The two walks both came from the first reliever, Fernando Rodriguez, and they turned the tide for Los Angeles.

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Even when closing, Mujica can’t get to bullpen fast enough

Edward Mujica plans on changing nothing now that he's been tasked with being the A's closer.

Edward Mujica plans on changing nothing now that he’s been tasked with being the A’s closer.

The closer is a heralded position on any baseball club.

While most relievers are in the bullpen to begin the game, there are relievers who don’t like to jump the gun. When he was closing for the A’s, Dennis Eckersley would spend the first six innings in the dugout or clubhouse.

The A’s new closer, Edward Mujica, will have none of that. He’s the man now that Tyler Clippard has been traded, but he is not about to change the way he approaches the game.

“I’ll get to the pen right away to start the game,’’ Mujica said. “I know some guys go out there late, but this is how I’ve always done it, whether I was closing or not.’’

Mujica has just one full season as a closer, but it was a season to write home about. He had 37 saves as the main man for the Cardinals in 2013, helping take St. Louis to the World Series. Before that he’d been a setup man, and he’d had success by not changing his game.

So it’s his plan to do the same now. He’ll do the same pregame work, and he’s still go fastball, slider and curve, with more than a little help from his catcher.

“When I’m in the bullpen, the catcher is in there for every pitch, he knows what all their hitters are doing,’’ Mujica said. “I’ll always follow the catcher’s lead when they’ve been out there for the full game.’’



–Coco Crisp got the night of Wednesday with Class-A Stockton after having a 3-for-4 night with two homers and three RBIs as a DH for the Ports Tuesday. A’s manager Bob Melvin has long marveled at how once Crisp gets close to being ready, his game revs up, and there’s hope that’s what’s happening now. Crisp, out for all but 13 games with elbow and neck injuries, could be back with Oakland sometime late this week, or early next.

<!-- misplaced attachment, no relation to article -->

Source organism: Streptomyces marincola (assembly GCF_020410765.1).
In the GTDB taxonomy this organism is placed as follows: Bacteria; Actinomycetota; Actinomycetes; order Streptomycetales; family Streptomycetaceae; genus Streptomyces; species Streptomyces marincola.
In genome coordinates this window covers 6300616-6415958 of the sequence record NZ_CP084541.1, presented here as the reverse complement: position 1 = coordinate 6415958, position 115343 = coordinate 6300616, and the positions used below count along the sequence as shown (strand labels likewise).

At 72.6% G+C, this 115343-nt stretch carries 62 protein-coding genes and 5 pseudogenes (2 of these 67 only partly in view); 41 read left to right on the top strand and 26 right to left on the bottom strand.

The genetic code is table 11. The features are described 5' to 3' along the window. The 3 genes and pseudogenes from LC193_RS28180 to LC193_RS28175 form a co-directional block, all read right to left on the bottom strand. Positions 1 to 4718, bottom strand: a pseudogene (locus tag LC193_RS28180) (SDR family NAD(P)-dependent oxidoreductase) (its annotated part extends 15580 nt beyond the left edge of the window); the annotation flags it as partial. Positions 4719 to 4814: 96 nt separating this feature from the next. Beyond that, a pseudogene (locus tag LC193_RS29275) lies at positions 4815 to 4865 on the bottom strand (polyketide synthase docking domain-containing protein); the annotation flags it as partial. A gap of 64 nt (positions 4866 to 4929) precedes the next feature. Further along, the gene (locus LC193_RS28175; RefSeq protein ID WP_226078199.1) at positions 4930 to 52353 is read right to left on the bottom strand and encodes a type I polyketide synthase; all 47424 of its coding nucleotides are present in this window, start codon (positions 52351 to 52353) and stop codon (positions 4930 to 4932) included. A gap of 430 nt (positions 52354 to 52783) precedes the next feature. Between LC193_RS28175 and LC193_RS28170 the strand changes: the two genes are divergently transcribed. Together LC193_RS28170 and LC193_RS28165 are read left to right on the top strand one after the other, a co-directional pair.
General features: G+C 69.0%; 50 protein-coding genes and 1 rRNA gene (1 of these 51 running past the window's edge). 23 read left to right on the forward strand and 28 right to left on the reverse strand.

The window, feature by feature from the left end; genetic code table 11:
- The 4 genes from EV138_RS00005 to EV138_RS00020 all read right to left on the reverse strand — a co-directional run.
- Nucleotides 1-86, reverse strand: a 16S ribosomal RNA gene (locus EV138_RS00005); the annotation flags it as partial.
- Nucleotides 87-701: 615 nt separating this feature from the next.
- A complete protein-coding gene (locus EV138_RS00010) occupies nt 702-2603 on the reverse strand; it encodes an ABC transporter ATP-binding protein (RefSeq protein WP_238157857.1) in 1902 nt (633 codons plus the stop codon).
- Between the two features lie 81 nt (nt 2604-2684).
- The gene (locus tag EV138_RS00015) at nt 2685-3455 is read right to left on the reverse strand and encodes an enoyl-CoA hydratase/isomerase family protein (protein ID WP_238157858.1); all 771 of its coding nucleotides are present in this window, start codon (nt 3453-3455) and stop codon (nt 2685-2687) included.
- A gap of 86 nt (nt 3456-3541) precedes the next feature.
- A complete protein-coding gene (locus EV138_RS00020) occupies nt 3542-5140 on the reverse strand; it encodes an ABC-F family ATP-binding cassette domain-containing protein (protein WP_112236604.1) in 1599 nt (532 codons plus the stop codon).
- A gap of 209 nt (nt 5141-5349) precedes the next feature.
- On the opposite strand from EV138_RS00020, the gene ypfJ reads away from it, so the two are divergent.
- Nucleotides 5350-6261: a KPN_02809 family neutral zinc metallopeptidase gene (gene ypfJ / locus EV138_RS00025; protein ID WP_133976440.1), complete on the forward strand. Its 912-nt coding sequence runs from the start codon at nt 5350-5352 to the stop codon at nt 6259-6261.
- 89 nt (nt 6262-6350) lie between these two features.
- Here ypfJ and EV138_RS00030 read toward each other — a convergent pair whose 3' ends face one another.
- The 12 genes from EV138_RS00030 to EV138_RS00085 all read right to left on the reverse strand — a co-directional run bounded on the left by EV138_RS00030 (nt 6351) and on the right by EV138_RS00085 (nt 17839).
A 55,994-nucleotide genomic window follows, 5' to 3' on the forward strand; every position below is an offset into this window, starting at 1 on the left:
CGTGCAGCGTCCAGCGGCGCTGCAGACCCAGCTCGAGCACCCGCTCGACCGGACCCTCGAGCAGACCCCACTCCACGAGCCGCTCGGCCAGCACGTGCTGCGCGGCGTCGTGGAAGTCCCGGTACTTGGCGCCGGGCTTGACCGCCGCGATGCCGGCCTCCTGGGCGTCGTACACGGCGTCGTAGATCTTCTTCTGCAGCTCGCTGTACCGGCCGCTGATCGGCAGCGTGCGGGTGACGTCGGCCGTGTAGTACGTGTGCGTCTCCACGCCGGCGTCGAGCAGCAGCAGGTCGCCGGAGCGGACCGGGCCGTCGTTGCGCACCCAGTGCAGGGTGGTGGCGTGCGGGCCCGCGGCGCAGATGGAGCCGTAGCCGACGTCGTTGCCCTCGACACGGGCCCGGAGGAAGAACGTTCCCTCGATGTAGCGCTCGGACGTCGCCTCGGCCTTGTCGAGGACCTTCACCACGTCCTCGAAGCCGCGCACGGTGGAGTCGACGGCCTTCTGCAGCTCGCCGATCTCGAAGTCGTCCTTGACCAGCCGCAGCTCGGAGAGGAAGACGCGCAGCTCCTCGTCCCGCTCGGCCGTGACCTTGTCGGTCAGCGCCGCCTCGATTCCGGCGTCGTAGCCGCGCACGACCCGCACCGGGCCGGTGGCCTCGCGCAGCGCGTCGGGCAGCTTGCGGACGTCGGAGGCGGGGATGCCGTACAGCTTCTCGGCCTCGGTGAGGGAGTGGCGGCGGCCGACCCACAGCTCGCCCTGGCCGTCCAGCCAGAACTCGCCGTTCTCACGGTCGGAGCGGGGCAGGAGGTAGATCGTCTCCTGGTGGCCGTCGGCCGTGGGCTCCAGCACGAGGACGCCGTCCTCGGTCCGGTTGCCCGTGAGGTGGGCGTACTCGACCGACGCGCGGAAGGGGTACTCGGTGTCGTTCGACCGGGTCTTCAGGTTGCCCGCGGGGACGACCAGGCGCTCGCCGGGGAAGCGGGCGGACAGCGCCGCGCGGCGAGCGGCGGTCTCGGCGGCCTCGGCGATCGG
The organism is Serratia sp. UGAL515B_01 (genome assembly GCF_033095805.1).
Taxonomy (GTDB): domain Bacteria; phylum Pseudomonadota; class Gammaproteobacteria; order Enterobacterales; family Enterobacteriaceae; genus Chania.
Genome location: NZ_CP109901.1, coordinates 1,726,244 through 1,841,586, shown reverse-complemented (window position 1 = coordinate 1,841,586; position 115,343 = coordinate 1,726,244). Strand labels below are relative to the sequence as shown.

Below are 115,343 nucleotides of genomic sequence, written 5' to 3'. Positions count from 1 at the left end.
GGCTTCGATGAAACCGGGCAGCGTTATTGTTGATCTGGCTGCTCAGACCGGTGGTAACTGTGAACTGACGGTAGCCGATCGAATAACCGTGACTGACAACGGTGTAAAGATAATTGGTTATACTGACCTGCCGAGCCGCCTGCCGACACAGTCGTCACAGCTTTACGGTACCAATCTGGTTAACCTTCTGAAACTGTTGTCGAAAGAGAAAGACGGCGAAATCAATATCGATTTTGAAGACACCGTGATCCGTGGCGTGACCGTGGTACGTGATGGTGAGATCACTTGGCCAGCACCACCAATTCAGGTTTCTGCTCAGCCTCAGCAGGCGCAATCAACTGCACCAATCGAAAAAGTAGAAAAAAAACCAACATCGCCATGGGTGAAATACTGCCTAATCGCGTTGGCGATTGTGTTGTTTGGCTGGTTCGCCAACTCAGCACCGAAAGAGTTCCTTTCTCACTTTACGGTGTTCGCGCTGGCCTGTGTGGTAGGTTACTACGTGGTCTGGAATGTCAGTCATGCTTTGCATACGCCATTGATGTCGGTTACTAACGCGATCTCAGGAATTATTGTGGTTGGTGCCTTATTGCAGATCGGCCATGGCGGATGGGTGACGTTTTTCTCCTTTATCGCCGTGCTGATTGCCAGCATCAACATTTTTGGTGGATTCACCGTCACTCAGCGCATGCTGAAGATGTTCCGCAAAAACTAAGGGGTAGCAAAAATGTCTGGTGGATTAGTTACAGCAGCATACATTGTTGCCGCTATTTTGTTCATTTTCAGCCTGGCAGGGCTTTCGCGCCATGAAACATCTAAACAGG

–Closer Sean Doolittle, limited to one game this year by shoulder issues, has been playing catch without any pain, so he’s going to step it up some Thursday, throwing from a mound for the first time before the A’s-Indians game.

–Switch-pitcher Pat Venditte (right shoulder) has cleared all hurdles on his rehab assignment but for pitching in back-to-back games. He’s down to do that Friday and Saturday with Triple-A Nashville, after which he’s hoping he’ll be cleared to be activated from the disabled list.

–Josh Reddick had five hits in his first six at-bats in the Dodgers series, including a couple of doubles and a solo homer.

–Billy Burns’ opened the game with an infield single, his 26th of the season. That ranks second in the big leagues.



Reddick never felt in his heart that he would be traded

Josh Reddick never believed he would be traded, and he's been right about that to this point.

Josh Reddick never believed he would be traded, and he’s been right about that to this point.

The biggest of the A’s names not to get traded and not named Sonny Gray didn’t think there was much of chance he would be dealt.

Josh Reddick celebrated remaining with the A’s Tuesday with a double, single and homer in his first three at-bats against Brett Anderson. A former teammate, Anderson is a left-hander against whom Reddick might not have started if Ben Zobrist hadn’t been traded earlier in the day.

“It was special for me,’’ Reddick said of getting a chance to face Anderson. “I haven’t really had that opportunity. And it seems like it’s going to be that way with the trades that have happened.’’

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Changes galore for A’s: Brooks to start, Mujica to be closer; Lawrie may see extended time at second base

Edward Mujica will get a chance to close for A's now that Tyler Clippard has been traded.

Edward Mujica will get a chance to close for A’s now that Tyler Clippard has been traded.

In the last five days the A’s have lost their No. 2 starter, who also happens to have the league’s best ERA, their full-time utility player and their closer.

Think there might be a few jobs up for grabs with Oakland?

There are.

The first man to get a crack at taking over in the rotation for Scott Kazmir will be Aaron Brooks, the right-handed pitcher picked up Tuesday as part of the Ben Zobrist trade with the Royals.

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A’s talking about business side of baseball after wave of trades

Brett Lawrie was one of many A's to talk about the business side of the game Tuesday after three trades in five days.

Brett Lawrie was one of many A’s to talk about the business side of the game Tuesday after three trades in five days.

There’s nothing like an unpopular trade to get players to talk about how “baseball is a business.’’

When that phrase is uttered, it’s a good bet the player is going for the easiest justification.

And when there have been three trades in five days as has been the case with the A’s, with three proven and popular big leaguers shipped off to make pennant race runs elsewhere, that baseball-as-business is the handiest crutch around.